Grace Lee Boggs was an American social activist who died at the age of 100 in 2015. Working primarily in Detroit, she fought for civil rights and social change for nearly 60 years. One simple quote of hers captures her hope for social change in this country:

“I don’t know what the next American Revolution is going to be like, but you might be able to imagine it, if your imagination were rich enough.”

I wonder if the biggest issue we face today is a lack of imagination. We get stuck in rigid patterns, thinking that there is only one way to approach any challenge. We divide everything into categories of in/out, right/wrong, saved/damned. We want the “right” way to worship, the “right” interpretation, the “right” theology, without realizing that this concern for “right-ness” limits the moving of God’s Spirit.

Scripture provides us a rich resource to inspire our imaginations. Here we have not one book but 66 books – 66 perspectives on living a God-filled life. These perspectives do not always agree, but that is the beauty, encouraging us to bring our different perspectives to bear upon issues of faith and life. But when we seek to force Scripture to speak with a single, rigid voice, we warp and distort its words.

As but one example, in Isaiah 2:10 and Micah 4:3, we hear the familiar vision: “they shall beat their swords into plowshares, and their spears into pruning hooks.” Yet, in Joel 3:10, we hear the opposite: “Beat your plowshares into swords, and your pruning-hooks into spears.” We cannot make the two agree, nor should we. Different times call for different responses. What will our faithful response be in this age?

Here we have the record of how God’s people sought to listen and follow God’s voice throughout history, so that we might be inspired to listen and follow God’s voice in our own time. But when we think that what the God-filled life looked like 4,000 years ago should be how we live our lives now, we limit and restrict what the Spirit is trying to do with us.

Scripture itself shows that God’s Spirit moves differently in different times and places. In Acts 10, God challenges Peter with a vision of a tarp filled with unclean animals with the command, “Get up, Peter; kill and eat.” Peter responds with his traditional understanding of the Law: “By no means, Lord; for I have never eaten anything that is profane or unclean.” The voice from heaven responds: “What God has made clean, you must not call profane.” (Acts 10:13-15) Peter will shortly learn that God is not speaking simply about food but about people as God calls him to bring the news about Jesus to the Roman centurion Cornelius.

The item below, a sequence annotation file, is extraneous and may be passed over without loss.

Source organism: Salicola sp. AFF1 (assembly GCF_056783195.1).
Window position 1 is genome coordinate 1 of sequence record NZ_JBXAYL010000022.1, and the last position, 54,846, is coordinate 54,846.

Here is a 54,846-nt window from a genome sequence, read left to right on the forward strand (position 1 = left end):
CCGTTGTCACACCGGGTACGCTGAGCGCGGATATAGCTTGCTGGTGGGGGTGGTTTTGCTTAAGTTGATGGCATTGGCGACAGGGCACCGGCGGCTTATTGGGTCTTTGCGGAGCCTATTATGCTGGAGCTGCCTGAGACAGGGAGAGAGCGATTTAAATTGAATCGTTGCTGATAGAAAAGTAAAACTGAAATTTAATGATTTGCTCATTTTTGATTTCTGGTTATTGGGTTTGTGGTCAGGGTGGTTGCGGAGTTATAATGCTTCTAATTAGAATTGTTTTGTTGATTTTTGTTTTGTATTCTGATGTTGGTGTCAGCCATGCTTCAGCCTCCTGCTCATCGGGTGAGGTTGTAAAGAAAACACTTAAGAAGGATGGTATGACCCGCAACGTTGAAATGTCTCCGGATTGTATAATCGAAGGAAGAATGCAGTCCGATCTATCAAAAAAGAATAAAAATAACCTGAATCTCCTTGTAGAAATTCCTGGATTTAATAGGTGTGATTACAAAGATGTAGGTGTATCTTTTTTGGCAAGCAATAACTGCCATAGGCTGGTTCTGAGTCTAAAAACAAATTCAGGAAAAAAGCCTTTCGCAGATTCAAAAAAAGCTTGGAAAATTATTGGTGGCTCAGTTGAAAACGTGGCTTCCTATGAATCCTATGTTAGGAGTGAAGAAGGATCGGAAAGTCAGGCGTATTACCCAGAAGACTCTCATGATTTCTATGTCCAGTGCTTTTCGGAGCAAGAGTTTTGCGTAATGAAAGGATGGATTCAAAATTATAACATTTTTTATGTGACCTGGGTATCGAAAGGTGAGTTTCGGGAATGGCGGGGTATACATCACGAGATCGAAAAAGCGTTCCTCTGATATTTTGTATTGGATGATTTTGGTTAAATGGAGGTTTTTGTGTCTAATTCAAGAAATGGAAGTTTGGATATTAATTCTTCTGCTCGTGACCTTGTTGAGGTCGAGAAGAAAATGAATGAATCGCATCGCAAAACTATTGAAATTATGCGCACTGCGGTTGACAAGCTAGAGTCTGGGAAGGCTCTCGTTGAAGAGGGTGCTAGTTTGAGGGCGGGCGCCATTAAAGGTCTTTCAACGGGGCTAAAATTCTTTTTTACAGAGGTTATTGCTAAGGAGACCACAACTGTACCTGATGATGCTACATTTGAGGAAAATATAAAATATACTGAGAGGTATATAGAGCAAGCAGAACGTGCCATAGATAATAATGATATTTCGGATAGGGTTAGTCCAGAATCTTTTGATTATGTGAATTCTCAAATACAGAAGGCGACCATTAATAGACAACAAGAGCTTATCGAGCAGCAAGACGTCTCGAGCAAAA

This story illustrates that God acts differently in different times and places. We cannot limit the action of the Spirit to only one culture and only one time period. In every day and every age, we prayerfully and faithfully seek to follow God’s voice.

When we listen to the visions within Scripture, perhaps we might be inspired to imagine what God’s Kingdom might look like now.

Isaiah envisions peace as follows: “The wolf shall live with the lamb, the leopard shall lie down with the kid, the calf and the lion and the fatling together, and a little child shall lead them.” (Isaiah 11:6) As we dwell with that image, how does that vision call us to reconcile our differences? How does it call us to listen to our children? How does it call us to live in peace? Are our imaginations rich enough to embrace this vision and live into this vision?

John envisions the New Jerusalem with a river of the water of life flowing from the throne of God, with the tree of life producing fruit, “and the leaves of the tree are for the healing of the nations.” (Revelation 22:2) How does this vision call us to heal the nations? Are our imaginations rich enough to embrace this vision and live into this vision?

Robin D.G. Kelley, another social activist, said, “The most radical art is not protest art but works that take us to another place, envision a different way of seeing, perhaps a different way of feeling.”

My prayer is that we can let Scripture inspire us to envision a different way of seeing, a different way of feeling, a different way of living.

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The Rev. David Armstrong-Reiner is pastor at Epiphany Lutheran Church, 2375 Ga. Highway 20 in Conyers. Contact him at


I have been editor of the Rockdale Citizen since 1996 and editor of the Newton Citizen since it began publication in 2004. I am also currently executive editor of the Clayton News Daily, Henry Daily Herald and Jackson Progress-Argus.

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